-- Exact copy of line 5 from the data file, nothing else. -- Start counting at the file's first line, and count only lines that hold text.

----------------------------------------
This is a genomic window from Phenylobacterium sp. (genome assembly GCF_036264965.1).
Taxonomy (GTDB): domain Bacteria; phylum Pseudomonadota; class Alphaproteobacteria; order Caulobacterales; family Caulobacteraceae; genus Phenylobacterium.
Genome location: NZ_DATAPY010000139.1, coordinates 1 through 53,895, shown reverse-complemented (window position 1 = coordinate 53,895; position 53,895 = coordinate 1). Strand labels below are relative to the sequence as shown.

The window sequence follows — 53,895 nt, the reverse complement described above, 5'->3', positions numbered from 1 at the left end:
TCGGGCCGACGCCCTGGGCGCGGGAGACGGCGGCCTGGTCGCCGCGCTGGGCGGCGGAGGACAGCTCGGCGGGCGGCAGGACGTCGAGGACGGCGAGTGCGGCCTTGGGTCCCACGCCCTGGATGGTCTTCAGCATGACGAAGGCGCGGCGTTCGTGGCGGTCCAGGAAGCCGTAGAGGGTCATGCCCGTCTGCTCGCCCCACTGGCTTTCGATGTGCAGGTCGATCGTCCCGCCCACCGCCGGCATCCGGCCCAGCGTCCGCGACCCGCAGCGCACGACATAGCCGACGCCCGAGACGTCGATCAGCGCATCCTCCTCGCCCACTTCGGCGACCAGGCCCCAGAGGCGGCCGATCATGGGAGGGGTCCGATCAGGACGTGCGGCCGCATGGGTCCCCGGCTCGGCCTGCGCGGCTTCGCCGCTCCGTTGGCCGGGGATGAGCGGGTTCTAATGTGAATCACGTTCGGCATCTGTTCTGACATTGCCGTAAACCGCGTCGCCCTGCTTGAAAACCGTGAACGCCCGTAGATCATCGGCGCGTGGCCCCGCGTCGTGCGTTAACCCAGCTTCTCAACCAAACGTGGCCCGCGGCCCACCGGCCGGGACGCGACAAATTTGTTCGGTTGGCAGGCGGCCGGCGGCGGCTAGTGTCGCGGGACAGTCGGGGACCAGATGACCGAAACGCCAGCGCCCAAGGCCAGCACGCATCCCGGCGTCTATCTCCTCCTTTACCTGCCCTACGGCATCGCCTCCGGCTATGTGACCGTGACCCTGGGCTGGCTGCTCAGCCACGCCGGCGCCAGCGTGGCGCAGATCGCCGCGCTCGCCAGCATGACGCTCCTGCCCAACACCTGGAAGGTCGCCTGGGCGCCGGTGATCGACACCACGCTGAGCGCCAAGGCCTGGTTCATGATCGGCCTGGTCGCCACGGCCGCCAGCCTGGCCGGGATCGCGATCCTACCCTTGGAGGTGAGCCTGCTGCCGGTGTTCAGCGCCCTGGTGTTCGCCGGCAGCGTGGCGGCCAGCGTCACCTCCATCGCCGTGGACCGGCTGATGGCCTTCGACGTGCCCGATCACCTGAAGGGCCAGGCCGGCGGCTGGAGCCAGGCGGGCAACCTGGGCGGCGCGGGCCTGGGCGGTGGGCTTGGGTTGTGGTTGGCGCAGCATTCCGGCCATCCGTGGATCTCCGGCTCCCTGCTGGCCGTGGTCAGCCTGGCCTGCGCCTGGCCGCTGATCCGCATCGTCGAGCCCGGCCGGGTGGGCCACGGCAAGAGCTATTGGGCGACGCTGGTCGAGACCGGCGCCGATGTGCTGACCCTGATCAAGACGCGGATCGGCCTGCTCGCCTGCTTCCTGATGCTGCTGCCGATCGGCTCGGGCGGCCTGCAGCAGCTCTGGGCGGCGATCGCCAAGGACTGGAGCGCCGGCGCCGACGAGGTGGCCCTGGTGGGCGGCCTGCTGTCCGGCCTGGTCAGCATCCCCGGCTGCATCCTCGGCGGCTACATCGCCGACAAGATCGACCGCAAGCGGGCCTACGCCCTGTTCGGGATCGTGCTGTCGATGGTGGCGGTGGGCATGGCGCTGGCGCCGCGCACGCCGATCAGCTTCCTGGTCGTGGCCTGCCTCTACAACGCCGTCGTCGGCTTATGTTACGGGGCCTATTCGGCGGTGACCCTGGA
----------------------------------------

TCGGGCCGACGCCCTGGGCGCGGGAGACGGCGGCCTGGTCGCCGCGCTGGGCGGCGGAGGACAGCTCGGCGGGCGGCAGGACGTCGAGGACGGCGAGTGCGGCCTTGGGTCCCACGCCCTGGATGGTCTTCAGCATGACGAAGGCGCGGCGTTCGTGGCGGTCCAGGAAGCCGTAGAGGGTCATGCCCGTCTGCTCGCCCCACTGGCTTTCGATGTGCAGGTCGATCGTCCCGCCCACCGCCGGCATCCGGCCCAGCGTCCGCGACCCGCAGCGCACGACATAGCCGACGCCCGAGACGTCGATCAGCGCATCCTCCTCGCCCACTTCGGCGACCAGGCCCCAGAGGCGGCCGATCATGGGAGGGGTCCGATCAGGACGTGCGGCCGCATGGGTCCCCGGCTCGGCCTGCGCGGCTTCGCCGCTCCGTTGGCCGGGGATGAGCGGGTTCTAATGTGAATCACGTTCGGCATCTGTTCTGACATTGCCGTAAACCGCGTCGCCCTGCTTGAAAACCGTGAACGCCCGTAGATCATCGGCGCGTGGCCCCGCGTCGTGCGTTAACCCAGCTTCTCAACCAAACGTGGCCCGCGGCCCACCGGCCGGGACGCGACAAATTTGTTCGGTTGGCAGGCGGCCGGCGGCGGCTAGTGTCGCGGGACAGTCGGGGACCAGATGACCGAAACGCCAGCGCCCAAGGCCAGCACGCATCCCGGCGTCTATCTCCTCCTTTACCTGCCCTACGGCATCGCCTCCGGCTATGTGACCGTGACCCTGGGCTGGCTGCTCAGCCACGCCGGCGCCAGCGTGGCGCAGATCGCCGCGCTCGCCAGCATGACGCTCCTGCCCAACACCTGGAAGGTCGCCTGGGCGCCGGTGATCGACACCACGCTGAGCGCCAAGGCCTGGTTCATGATCGGCCTGGTCGCCACGGCCGCCAGCCTGGCCGGGATCGCGATCCTACCCTTGGAGGTGAGCCTGCTGCCGGTGTTCAGCGCCCTGGTGTTCGCCGGCAGCGTGGCGGCCAGCGTCACCTCCATCGCCGTGGACCGGCTGATGGCCTTCGACGTGCCCGATCACCTGAAGGGCCAGGCCGGCGGCTGGAGCCAGGCGGGCAACCTGGGCGGCGCGGGCCTGGGCGGTGGGCTTGGGTTGTGGTTGGCGCAGCATTCCGGCCATCCGTGGATCTCCGGCTCCCTGCTGGCCGTGGTCAGCCTGGCCTGCGCCTGGCCGCTGATCCGCATCGTCGAGCCCGGCCGGGTGGGCCACGGCAAGAGCTATTGGGCGACGCTGGTCGAGACCGGCGCCGATGTGCTGACCCTGATCAAGACGCGGATCGGCCTGCTCGCCTGCTTCCTGATGCTGCTGCCGATCGGCTCGGGCGGCCTGCAGCAGCTCTGGGCGGCGATCGCCAAGGACTGGAGCGCCGGCGCCGACGAGGTGGCCCTGGTGGGCGGCCTGCTGTCCGGCCTGGTCAGCATCCCCGGCTGCATCCTCGGCGGCTACATCGCCGACAAGATCGACCGCAAGCGGGCCTACGCCCTGTTCGGGATCGTGCTGTCGATGGTGGCGGTGGGCATGGCGCTGGCGCCGCGCACGCCGATCAGCTTCCTGGTCGTGGCCTGCCTCTACAACGCCGTCGTCGGCTTATGTTACGGGGCCTATTCGGCGGTGACCCTGGA